A review of functional neurological symptom disorder etiology and the integrated etiological summary model

Academic Article


  • Functional neurological symptom disorder (FNSD) is characterized by neurological symptoms that are unexplained by other traditional neurological or medical conditions. Both physicians and patients have limited understanding of FNSD, which is often explained as a physical manifestation of psychological distress. Recently, diagnostic criteria have shifted from requiring a preceding stressor to relying on positive symptoms. Given this shift, we have provided a review of the etiology of FNSD. Predisposing factors include trauma or psychiatric symptoms, somatic symptoms, illness exposure, symptom monitoring and neurobiological factors. Neurobiological research has indicated that patients with FNSD have a decreased sense of agency and abnormal attentional focus on the affected area, both of which are modulated by beliefs and expectations about illness. Sick role and secondary gain may reinforce and maintain FNSD. The integrated etiological summary model combines research from various fields and other recent etiological models to represent the current understanding of FNSD etiology. It discusses a potential causal mechanism and informs future research and treatment.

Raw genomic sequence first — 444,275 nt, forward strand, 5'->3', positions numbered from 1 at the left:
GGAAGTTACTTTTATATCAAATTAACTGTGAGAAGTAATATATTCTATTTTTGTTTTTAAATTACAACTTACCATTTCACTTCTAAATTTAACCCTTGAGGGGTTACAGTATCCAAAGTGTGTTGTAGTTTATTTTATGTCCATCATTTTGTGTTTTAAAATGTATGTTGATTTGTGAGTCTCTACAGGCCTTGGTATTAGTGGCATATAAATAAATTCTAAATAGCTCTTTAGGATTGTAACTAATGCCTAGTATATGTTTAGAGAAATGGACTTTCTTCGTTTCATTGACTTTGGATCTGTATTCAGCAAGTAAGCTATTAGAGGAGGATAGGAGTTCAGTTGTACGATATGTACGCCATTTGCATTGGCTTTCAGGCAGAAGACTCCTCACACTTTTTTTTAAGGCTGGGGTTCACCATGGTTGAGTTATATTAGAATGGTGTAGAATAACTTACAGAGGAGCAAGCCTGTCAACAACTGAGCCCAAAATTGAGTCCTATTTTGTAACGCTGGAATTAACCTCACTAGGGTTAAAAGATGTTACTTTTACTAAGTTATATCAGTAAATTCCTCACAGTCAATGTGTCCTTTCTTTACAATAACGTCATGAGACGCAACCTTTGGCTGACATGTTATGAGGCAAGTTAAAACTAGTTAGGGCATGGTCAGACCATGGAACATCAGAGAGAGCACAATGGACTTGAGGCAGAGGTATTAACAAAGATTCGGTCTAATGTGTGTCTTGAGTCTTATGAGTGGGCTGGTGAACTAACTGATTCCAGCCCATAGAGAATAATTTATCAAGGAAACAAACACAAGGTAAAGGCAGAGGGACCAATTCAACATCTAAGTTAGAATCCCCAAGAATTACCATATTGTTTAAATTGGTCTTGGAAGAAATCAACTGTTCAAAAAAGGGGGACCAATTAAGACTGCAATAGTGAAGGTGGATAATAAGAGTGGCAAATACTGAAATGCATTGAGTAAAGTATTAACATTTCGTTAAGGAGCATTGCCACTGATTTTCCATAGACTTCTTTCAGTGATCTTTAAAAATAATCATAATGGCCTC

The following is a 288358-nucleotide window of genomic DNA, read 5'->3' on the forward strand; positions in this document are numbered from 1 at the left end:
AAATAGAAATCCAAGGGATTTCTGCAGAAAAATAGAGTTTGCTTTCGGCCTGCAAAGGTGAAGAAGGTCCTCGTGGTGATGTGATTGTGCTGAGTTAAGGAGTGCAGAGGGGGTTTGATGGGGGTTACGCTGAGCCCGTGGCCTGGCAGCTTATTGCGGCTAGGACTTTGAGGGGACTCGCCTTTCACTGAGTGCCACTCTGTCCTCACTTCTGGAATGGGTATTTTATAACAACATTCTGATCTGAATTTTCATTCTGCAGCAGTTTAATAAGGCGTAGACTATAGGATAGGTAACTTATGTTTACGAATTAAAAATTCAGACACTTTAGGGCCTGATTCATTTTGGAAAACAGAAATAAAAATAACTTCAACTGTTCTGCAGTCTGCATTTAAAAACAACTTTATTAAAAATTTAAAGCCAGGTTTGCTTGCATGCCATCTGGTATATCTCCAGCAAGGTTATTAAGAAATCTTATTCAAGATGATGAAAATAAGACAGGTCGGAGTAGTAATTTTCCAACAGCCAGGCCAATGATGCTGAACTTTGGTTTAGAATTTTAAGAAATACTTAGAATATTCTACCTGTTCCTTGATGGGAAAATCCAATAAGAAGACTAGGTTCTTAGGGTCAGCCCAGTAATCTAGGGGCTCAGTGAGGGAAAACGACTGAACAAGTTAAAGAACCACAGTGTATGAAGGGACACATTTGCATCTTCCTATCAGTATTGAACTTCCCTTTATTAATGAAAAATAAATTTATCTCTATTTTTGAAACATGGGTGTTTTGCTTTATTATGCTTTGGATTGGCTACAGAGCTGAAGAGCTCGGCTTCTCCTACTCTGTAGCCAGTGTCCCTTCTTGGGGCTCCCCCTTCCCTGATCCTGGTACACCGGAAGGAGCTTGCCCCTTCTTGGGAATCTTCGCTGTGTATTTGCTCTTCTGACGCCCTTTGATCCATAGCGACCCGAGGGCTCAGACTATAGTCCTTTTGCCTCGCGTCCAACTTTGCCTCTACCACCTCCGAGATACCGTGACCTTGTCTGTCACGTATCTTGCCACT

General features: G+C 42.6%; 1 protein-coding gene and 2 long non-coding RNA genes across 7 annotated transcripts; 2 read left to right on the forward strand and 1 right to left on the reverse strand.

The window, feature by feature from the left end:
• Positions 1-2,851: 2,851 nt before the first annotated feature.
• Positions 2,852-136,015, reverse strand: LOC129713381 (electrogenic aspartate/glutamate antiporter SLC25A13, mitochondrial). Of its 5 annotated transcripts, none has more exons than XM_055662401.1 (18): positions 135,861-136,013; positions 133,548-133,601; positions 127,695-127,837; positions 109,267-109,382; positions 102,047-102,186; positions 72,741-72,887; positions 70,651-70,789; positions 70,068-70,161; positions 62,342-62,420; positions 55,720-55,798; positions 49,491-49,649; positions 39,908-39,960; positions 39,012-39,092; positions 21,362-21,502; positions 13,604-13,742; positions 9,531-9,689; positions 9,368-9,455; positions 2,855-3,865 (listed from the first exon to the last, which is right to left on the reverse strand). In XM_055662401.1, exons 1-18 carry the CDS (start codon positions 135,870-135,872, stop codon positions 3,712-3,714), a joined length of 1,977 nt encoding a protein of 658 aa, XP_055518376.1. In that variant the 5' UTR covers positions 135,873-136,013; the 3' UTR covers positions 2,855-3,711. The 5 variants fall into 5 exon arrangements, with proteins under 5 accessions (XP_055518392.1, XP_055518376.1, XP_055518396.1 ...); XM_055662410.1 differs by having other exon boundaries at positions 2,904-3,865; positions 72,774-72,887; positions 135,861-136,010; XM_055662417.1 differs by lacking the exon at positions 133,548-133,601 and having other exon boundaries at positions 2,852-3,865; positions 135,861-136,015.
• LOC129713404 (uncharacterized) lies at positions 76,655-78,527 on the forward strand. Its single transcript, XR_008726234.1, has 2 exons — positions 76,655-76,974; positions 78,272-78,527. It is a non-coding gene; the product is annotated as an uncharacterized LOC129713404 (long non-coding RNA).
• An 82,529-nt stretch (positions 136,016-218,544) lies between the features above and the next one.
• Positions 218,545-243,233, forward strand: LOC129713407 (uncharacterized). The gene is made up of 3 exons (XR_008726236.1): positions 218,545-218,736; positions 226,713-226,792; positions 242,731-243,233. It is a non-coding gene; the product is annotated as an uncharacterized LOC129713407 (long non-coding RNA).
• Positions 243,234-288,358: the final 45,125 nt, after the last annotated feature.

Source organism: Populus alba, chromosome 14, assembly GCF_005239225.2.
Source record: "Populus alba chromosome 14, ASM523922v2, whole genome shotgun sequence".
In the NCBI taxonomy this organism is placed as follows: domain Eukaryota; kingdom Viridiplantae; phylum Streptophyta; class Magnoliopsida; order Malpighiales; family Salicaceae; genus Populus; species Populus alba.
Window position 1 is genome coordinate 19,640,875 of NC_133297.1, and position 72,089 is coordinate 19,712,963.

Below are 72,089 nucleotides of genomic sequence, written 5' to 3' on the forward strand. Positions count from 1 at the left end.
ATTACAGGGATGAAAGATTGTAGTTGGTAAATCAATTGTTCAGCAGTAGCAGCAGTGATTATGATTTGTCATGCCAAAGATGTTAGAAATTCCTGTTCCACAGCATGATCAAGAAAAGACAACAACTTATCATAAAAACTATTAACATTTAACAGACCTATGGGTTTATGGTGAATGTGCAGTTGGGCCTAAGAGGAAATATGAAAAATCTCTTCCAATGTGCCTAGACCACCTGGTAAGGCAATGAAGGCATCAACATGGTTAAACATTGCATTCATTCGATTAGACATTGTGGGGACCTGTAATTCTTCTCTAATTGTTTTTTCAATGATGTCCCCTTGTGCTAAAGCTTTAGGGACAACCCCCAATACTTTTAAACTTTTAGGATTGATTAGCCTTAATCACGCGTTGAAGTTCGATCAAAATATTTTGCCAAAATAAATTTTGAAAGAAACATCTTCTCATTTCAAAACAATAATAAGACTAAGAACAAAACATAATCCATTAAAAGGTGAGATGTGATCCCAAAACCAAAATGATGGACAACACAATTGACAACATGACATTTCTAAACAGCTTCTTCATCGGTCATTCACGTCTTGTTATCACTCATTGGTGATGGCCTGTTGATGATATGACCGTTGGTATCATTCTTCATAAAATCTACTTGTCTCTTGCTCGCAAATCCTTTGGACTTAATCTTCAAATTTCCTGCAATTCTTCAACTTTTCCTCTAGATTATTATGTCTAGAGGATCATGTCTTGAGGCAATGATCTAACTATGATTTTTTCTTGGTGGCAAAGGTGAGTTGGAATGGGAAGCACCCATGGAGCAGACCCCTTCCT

• Authors

    Digital Object Identifier (doi)

    Author List

  • Fobian AD; Elliott L
  • Start Page

  • 8
  • End Page

  • 18
  • Volume

  • 44
  • Issue

  • 1